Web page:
show_lightbox (”, ”);
}
}
/ ******* Alternative popup code end ******** /
}

pageCounterPaywall;
ajaxCarousel (postID);
ajaxGallery (postID);
ArticleNLogo (postID);

/ ** Slider content ** /
Flag = false;
$ (‘section.article-body: last image’). each (function () {
if ($ (this) .parent (“a”). parent (“figure”). hasClass (‘bx-item’)) {
Flag = true;
}different{
$ (this) .parent (“a”). addClass (“gallery”);
}
});

if (flag) {
var k = $ (‘section.article-body: last’). find (‘. gallery-2’). bxSlider ({
adaptive height: true,
adaptive height speed: 500,
infinite loop: wrong,
hideControlOnEnd: false,
Pager: wrong
});
k.reloadSlider ();
}
/ * End of slider content * /

var usera = navigator.userAgent.toLowerCase ();
if ($ (‘. article-page’). length) {
var slickWidth = $ (‘. article-list.slick-slide’). width ();

if ($ (‘. ie9’). length) {
slickWidth = $ (‘. recirc-carousel.slick-initialized.slick-slider’). width ();
}
$ (‘. slick-list.draggable’). css ({‘width’: slickWidth});
if (! / android | webos | iphone | ipad | ipod | blackberry / i.test (usera)) {
$ (‘. article-list.slick-slide’). children (‘li’). css ({‘width’: slickWidth});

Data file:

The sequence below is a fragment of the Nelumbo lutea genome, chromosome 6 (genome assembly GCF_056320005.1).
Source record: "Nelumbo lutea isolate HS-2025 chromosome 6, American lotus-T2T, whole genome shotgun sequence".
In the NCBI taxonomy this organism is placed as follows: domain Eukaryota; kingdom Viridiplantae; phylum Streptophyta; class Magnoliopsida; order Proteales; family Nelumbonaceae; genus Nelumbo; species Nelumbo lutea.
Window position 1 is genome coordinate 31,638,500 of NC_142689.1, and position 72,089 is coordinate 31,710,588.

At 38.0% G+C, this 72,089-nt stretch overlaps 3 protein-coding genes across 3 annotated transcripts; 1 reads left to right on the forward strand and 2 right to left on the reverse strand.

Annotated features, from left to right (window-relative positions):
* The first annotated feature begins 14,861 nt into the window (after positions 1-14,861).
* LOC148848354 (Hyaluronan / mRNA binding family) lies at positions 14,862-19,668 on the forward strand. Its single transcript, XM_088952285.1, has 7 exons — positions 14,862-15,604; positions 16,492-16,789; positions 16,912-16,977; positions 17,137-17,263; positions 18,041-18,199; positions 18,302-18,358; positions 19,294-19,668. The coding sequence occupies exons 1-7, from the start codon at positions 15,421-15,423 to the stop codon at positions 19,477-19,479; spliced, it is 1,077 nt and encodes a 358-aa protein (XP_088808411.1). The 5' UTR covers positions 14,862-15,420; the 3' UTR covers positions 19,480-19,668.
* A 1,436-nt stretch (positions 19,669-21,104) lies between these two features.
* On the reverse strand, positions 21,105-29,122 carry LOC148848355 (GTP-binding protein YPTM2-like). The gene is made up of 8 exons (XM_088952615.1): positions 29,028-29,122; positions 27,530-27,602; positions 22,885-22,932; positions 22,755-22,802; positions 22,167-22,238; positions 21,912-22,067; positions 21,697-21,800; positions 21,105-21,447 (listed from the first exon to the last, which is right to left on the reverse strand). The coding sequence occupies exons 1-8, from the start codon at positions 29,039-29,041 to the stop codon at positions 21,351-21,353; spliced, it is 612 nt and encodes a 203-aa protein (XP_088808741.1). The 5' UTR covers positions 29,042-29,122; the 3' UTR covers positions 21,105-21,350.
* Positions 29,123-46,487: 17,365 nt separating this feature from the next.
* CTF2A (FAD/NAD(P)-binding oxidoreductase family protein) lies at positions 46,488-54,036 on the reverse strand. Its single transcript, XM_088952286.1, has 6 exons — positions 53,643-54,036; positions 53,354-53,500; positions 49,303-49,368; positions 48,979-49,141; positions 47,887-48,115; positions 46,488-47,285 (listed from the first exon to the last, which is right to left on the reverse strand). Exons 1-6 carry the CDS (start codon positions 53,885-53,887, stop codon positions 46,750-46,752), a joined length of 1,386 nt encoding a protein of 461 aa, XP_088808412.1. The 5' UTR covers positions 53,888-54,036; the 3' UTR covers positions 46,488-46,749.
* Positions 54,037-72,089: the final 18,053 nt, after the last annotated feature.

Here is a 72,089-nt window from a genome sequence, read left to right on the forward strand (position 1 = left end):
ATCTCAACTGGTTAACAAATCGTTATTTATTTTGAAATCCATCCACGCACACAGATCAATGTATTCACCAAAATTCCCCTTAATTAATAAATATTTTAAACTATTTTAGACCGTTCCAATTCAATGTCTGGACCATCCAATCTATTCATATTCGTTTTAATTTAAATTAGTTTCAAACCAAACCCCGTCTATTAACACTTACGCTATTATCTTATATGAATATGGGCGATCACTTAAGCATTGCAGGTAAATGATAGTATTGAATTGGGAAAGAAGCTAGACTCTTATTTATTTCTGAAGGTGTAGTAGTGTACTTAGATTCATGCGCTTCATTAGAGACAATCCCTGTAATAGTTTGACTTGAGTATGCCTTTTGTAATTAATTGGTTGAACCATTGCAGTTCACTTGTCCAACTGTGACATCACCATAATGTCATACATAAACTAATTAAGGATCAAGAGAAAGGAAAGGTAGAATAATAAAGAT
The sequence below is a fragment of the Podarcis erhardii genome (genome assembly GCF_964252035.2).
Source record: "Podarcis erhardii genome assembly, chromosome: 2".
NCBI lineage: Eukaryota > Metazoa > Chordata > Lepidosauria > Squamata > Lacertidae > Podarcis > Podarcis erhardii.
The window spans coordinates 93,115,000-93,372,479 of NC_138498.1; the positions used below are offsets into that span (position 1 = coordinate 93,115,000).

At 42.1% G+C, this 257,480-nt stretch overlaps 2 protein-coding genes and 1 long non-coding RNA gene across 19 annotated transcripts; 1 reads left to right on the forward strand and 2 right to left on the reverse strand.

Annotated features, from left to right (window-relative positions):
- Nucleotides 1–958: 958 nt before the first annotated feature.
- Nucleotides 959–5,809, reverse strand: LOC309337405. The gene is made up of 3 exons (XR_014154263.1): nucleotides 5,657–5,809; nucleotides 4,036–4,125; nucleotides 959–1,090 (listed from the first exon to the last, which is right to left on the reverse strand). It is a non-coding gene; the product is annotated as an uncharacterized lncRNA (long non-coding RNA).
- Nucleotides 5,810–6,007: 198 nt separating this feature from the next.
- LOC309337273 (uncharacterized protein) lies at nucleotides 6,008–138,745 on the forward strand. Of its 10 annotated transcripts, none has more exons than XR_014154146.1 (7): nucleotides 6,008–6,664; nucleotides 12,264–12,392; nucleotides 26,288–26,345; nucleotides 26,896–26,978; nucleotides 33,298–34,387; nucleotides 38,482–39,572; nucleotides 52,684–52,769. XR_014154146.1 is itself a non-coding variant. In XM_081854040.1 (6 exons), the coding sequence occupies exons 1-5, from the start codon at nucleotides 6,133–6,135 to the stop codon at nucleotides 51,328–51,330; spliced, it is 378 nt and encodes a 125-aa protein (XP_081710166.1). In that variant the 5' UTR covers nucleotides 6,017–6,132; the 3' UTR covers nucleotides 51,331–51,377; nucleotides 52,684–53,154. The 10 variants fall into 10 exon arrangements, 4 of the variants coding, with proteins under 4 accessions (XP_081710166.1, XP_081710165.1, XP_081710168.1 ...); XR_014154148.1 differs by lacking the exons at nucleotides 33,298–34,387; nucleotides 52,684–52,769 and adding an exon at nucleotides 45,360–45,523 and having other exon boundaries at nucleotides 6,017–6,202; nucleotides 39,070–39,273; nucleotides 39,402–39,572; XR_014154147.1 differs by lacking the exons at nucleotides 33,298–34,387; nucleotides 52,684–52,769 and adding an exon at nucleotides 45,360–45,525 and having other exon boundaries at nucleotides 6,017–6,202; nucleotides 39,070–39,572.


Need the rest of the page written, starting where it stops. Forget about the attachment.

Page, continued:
$ (‘. slick-list’). css ({‘width’: slickWidth});
}
}

var $ new article = $ (html);
var imagesLoading = [];

$ newArticles.find (‘img’). each (function () {

// Create a new delayed object for each image that will be resolved when the
// The image has been loaded and add it to an array of delayed objects.

var loadingImage = $ .Deferred ();
imagesLoading.push (loadingImage);

// “this” is the picture element here and should have a full property.
// See http://stackoverflow.com/a/24201249

if (this.complete) {
loadingImage.resolve ();
}different{
var adTimeout = window.setTimeout (function () {
loadingImage.resolve ();
}, 3000);

this.addEventListener (‘load’, function () {
loadingImage.resolve ();
window.clearTimeout (adTimeout);
});

this.addEventListener (‘error’, function () {
// We really don’t care if the image never loads, but we still need it
// to break the promise so we can reset the waypoints.
loadingImage.resolve ();
window.clearTimeout (adTimeout);
});

// Clean up the event listener
this.removeEventListener (‘load’, function () {
loadingImage.resolve ();
window.clearTimeout (adTimeout);
});
this.removeEventListener (‘error’, function () {
loadingImage.resolve ();
window.clearTimeout (adTimeout);
});
}
});